“Moonlight in Vermont” is a ballad written by John Blackburn and Karl Suessdorf in 1944. It was recorded by Margaret Whiting and the Billy Butterfield Orchestra and became immediately a big hit.
The lyrics of John Blackburn are also special, since they do not rhyme, but they describe perfectly a late fall-early winter landscape in Vermont (an area which has the perfect scenery for an American Christmas dream) and no wonder, that the song was also very popular with the American troops fighting in Europe during World War II.
The form is the very popular 32-bars AABA form with an additional 2 bars played as ending, sometimes after each chorus, sometimes only at the end of the tune. The original key was Db major, but the real book notates it in Eb, and the most popular cover version by Johnny Smith was played in C major.
The version of guitarist Jimmy Smith, released in 1952, became also the inspiration for many other guitar player and that is one of the reasons why my playlist has the focus on that instrument:
- Johnny Smith and Stan Getz: This instrumental version of the song is the most popular version and I think also the most interesting one. It shows Johnny Smith playing very closed voicings on the guitar sounding almost like a steel-guitar and Stan Getz adding a very cool and relaxed saxophone.
- Stan Getz has recorded another cool version of this tune together with Chet Baker on trumpet. The tempo of this version is quite similar to the version with Johnny Smith, but Chet Baker and Stan Getz play the melody well-composed and arranged in two voices.
- Nat King Cole recorded an instrumental version of this song in 1947. Very soft and easy played with a sparkling Nat King Cole on piano. Interesting enough I found no version where he sings.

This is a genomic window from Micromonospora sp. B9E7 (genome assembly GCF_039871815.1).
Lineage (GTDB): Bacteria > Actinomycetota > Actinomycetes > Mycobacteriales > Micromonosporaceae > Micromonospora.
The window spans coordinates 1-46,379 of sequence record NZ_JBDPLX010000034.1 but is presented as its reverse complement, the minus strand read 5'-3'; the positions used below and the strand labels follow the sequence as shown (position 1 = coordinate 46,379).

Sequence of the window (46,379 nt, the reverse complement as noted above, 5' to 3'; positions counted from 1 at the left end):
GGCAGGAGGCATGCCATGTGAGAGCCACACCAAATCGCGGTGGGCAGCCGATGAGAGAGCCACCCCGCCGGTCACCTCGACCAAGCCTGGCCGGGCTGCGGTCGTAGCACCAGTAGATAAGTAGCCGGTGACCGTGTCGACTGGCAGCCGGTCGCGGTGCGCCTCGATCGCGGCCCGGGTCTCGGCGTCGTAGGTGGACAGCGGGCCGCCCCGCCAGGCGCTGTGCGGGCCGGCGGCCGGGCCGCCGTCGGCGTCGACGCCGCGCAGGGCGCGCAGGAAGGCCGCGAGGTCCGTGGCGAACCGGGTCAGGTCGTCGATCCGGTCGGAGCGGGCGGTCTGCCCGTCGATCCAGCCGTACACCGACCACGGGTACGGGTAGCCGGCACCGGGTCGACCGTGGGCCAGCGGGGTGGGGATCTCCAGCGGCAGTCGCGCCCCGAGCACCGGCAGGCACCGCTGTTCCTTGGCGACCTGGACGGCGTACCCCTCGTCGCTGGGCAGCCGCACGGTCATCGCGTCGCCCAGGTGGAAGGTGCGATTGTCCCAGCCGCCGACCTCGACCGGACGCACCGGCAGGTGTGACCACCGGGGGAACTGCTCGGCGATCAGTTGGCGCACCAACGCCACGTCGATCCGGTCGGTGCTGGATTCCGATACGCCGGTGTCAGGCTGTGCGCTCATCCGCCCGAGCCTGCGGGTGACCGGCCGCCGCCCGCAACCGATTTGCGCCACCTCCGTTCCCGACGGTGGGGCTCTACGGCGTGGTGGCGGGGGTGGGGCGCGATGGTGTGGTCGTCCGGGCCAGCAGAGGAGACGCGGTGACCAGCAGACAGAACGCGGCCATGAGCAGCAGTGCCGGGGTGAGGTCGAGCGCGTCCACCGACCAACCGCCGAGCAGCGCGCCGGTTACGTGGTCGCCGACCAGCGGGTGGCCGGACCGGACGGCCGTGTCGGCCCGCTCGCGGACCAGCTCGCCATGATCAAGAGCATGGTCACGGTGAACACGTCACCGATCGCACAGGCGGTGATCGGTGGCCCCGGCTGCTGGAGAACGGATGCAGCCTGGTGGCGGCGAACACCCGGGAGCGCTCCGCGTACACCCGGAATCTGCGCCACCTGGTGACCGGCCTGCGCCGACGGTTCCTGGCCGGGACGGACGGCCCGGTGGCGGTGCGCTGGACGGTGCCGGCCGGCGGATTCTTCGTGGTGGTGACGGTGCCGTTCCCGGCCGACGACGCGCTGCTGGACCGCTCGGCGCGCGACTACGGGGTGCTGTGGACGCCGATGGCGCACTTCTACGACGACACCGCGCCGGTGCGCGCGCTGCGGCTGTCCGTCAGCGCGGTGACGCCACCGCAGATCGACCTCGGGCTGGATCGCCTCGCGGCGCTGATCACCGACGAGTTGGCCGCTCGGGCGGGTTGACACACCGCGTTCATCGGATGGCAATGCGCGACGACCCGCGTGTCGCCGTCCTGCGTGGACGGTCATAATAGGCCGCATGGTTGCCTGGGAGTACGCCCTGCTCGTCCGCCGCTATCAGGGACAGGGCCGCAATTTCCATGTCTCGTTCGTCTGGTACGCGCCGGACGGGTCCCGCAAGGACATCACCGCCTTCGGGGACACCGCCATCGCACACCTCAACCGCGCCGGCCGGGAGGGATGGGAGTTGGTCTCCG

- Billie Holiday recorded this song in 1957 with her orchestra, featuring Ben Webster on tenor saxophone and Barney Kessel on guitar. Also very easy and relaxed and I like her voice anyway very much.
- From Joe pass you can find two nice versions, one as soloist on his CD “Unforgettable” from 1992, released after his death in 1998, where Joe Pass plays the song on a nylon string guitar, not on his regular Gibson ES-175 Jazz guitar. The other version is a duet with Ella Fitzgerald on the album “Easy Living” from 1986.
- Finally I would like to present a version from country singer Willie Nelson. His version is from 1978 from the album “Stardust”. This album consists of pop and jazz standards that Nelson chose from his list of favorite songs. The album was 10 years in Billboard’s Country Charts and Nelson won a Grammy for the song “Georgia on My Mind” in 1979. The song starts simple and easy with guitar and vocals and has a very sweet harmonica solo part.
Listen to the songs in the playlist and if you know an interesting and unusual version of this song, please leave a comment.